San Francisco lawyer Dismas Hardy plays second fiddle to his junior partner in the case of the preppy accused of killing his pregnant girlfriend and their drama coach.
For Amy Wu, the question isn’t whether Andrew Bartlett, 17, shot Laura Wright, 16, and Michael Mooney, the teacher who was rehearsing the two of them at his apartment. The mountain of evidence against Andrew, from the gun he borrowed from his wealthy stepfather and showed off in school before it vanished just after the murders to the eyewitnesses who put him at the scene, make Amy certain that her client pulled the trigger. What she’s fighting for is not his exoneration but the hope that he’ll be tried as a minor, facing no more than eight years in juvie. In order to be declared a minor, however, Andrew has to admit to the crime, and that’s exactly what he won’t do, even after he assures her that he will. The resulting legal gymnastics keep Amy on her toes, antagonize both the prosecutor trying the case and the judge hearing it, and prepare for some nifty surprises. When the most traumatic of them leaves Andrew stranded in the Youth Guidance Center instead of awaiting trial in his parents’ home, Hardy, weary of his recent round of cynical deals on behalf of obviously guilty clients, anoints himself second chair to Amy and girds for battle. The biggest battle may be with Andrew, since “he’d never had a client who was less inherently credible.” But even as the noose tightens, the bulletins about the Executioner, the methodical serial killer who’s terrorizing the city, go a long way toward sucking the mystery out of Dis’s latest case.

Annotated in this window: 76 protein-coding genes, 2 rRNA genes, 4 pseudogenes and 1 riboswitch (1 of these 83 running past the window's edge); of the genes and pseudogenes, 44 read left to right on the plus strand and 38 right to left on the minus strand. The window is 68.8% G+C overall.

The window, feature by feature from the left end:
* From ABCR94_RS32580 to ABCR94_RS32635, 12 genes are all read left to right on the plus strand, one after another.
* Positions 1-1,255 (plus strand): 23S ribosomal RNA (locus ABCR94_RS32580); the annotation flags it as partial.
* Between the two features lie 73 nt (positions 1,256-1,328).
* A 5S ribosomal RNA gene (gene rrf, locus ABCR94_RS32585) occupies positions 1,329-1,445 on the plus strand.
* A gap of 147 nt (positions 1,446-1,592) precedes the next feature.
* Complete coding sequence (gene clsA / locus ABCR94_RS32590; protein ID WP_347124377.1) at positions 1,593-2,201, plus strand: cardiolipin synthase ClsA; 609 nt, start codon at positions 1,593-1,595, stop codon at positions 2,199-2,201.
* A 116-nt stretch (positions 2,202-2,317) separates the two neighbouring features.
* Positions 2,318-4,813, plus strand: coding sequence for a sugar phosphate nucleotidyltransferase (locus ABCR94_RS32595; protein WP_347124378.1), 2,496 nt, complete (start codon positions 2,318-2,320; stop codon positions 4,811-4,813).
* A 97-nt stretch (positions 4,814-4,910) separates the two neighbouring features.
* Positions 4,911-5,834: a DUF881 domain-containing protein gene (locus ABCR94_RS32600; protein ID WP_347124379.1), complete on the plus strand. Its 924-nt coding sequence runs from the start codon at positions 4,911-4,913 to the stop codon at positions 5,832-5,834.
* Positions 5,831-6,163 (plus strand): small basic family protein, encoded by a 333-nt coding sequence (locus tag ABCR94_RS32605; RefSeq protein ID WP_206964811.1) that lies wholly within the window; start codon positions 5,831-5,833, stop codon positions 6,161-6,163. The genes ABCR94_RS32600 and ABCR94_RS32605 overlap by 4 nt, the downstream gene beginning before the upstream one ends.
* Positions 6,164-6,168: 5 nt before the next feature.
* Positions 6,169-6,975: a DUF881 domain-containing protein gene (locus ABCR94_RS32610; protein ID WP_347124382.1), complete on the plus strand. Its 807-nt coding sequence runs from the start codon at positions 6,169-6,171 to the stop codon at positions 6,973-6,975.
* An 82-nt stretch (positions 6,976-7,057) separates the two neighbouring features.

What remains, as usual with Lescroart (The First Law, 2002, etc.), is a sociological take on the justice system—every motive is carefully nuanced, every player rooted in social reality—excelled only by Scott Turow.